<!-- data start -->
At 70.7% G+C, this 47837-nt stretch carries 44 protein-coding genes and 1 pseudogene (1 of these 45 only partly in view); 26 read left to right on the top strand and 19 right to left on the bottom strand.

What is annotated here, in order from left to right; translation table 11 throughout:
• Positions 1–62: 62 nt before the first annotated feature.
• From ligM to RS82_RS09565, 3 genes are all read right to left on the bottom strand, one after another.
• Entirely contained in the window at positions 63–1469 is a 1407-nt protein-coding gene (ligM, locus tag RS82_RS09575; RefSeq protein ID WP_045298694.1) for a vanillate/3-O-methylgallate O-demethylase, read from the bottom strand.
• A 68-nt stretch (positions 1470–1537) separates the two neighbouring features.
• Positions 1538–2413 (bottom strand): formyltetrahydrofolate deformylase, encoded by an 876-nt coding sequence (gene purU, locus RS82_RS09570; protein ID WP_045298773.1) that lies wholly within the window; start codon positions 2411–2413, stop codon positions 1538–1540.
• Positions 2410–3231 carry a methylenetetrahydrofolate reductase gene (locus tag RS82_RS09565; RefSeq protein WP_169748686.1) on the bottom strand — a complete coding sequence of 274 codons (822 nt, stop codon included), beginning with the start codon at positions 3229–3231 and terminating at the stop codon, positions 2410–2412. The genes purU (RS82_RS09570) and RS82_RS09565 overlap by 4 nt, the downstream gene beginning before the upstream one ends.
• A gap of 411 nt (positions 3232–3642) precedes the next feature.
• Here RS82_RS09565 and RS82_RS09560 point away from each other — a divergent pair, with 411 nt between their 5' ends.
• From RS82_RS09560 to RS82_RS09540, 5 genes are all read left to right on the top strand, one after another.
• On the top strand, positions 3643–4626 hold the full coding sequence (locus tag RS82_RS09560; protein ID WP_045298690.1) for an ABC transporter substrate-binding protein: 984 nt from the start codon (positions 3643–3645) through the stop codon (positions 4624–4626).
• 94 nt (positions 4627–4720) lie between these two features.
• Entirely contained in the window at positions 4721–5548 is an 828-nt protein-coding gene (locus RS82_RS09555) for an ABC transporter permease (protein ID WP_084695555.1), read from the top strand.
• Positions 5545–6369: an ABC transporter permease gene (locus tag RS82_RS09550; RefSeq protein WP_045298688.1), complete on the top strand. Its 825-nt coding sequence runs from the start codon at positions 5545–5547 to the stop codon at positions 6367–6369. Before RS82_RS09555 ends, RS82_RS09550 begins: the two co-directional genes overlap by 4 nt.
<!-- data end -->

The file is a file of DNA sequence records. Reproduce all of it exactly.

At 70.7% G+C, this 47837-nt stretch carries 44 protein-coding genes and 1 pseudogene (1 of these 45 only partly in view); 26 read left to right on the top strand and 19 right to left on the bottom strand.

What is annotated here, in order from left to right; translation table 11 throughout:
• Positions 1–62: 62 nt before the first annotated feature.
• From ligM to RS82_RS09565, 3 genes are all read right to left on the bottom strand, one after another.
• Entirely contained in the window at positions 63–1469 is a 1407-nt protein-coding gene (ligM, locus tag RS82_RS09575; RefSeq protein ID WP_045298694.1) for a vanillate/3-O-methylgallate O-demethylase, read from the bottom strand.
• A 68-nt stretch (positions 1470–1537) separates the two neighbouring features.
• Positions 1538–2413 (bottom strand): formyltetrahydrofolate deformylase, encoded by an 876-nt coding sequence (gene purU, locus RS82_RS09570; protein ID WP_045298773.1) that lies wholly within the window; start codon positions 2411–2413, stop codon positions 1538–1540.
• Positions 2410–3231 carry a methylenetetrahydrofolate reductase gene (locus tag RS82_RS09565; RefSeq protein WP_169748686.1) on the bottom strand — a complete coding sequence of 274 codons (822 nt, stop codon included), beginning with the start codon at positions 3229–3231 and terminating at the stop codon, positions 2410–2412. The genes purU (RS82_RS09570) and RS82_RS09565 overlap by 4 nt, the downstream gene beginning before the upstream one ends.
• A gap of 411 nt (positions 3232–3642) precedes the next feature.
• Here RS82_RS09565 and RS82_RS09560 point away from each other — a divergent pair, with 411 nt between their 5' ends.
• From RS82_RS09560 to RS82_RS09540, 5 genes are all read left to right on the top strand, one after another.
• On the top strand, positions 3643–4626 hold the full coding sequence (locus tag RS82_RS09560; protein ID WP_045298690.1) for an ABC transporter substrate-binding protein: 984 nt from the start codon (positions 3643–3645) through the stop codon (positions 4624–4626).
• 94 nt (positions 4627–4720) lie between these two features.
• Entirely contained in the window at positions 4721–5548 is an 828-nt protein-coding gene (locus RS82_RS09555) for an ABC transporter permease (protein ID WP_084695555.1), read from the top strand.
• Positions 5545–6369: an ABC transporter permease gene (locus tag RS82_RS09550; RefSeq protein WP_045298688.1), complete on the top strand. Its 825-nt coding sequence runs from the start codon at positions 5545–5547 to the stop codon at positions 6367–6369. Before RS82_RS09555 ends, RS82_RS09550 begins: the two co-directional genes overlap by 4 nt.